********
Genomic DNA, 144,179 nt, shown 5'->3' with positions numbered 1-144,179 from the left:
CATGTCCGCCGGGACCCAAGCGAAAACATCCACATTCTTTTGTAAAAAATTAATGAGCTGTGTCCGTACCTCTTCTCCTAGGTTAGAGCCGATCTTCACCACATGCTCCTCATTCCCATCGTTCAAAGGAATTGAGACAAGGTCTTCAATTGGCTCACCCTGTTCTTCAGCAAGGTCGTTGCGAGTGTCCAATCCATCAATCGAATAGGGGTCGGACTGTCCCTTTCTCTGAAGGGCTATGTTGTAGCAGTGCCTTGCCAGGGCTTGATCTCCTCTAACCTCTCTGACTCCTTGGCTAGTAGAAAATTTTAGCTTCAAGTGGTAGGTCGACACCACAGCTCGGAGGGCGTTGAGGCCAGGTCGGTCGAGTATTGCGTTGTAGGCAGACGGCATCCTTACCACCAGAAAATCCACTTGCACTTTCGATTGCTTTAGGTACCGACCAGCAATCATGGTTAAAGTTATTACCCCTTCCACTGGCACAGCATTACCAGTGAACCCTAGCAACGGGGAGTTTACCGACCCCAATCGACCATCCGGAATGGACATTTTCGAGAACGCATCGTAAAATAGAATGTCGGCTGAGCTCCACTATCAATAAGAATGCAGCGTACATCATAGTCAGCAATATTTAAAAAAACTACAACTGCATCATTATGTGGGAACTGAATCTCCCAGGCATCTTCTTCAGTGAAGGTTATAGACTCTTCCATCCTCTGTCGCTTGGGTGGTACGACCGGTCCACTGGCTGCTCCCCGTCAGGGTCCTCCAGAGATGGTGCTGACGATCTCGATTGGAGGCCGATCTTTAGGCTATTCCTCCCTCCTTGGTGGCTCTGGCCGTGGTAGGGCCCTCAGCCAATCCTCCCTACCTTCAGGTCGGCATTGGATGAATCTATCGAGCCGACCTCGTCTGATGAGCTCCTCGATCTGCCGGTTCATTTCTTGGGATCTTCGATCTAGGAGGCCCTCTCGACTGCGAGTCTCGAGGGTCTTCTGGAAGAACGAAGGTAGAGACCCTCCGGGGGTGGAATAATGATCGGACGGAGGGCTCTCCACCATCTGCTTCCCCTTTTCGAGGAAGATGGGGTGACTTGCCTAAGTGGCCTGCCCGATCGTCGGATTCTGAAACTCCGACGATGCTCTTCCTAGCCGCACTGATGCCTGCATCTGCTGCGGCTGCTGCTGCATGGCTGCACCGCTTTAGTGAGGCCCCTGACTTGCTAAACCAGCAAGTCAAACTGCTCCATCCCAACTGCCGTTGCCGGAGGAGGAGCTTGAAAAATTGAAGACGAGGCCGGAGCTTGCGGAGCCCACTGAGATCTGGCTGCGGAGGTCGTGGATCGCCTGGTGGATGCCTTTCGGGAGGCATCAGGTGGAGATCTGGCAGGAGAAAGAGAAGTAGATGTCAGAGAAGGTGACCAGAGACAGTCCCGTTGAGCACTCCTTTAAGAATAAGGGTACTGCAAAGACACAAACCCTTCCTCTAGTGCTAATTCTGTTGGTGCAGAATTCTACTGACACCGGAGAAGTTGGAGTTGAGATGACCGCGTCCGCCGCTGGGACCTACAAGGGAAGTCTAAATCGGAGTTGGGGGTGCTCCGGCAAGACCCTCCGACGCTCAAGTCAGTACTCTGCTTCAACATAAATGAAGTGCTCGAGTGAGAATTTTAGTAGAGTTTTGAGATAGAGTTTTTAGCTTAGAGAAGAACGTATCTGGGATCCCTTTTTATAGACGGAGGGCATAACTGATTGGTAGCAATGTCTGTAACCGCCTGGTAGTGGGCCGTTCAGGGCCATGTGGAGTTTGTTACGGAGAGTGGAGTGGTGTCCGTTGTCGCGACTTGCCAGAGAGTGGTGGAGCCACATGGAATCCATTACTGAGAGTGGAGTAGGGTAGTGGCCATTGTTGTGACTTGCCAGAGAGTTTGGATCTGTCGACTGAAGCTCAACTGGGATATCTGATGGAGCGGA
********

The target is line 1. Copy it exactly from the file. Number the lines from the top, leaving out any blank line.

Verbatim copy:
Genomic DNA, 144,179 nt, shown 5'->3' with positions numbered 1-144,179 from the left: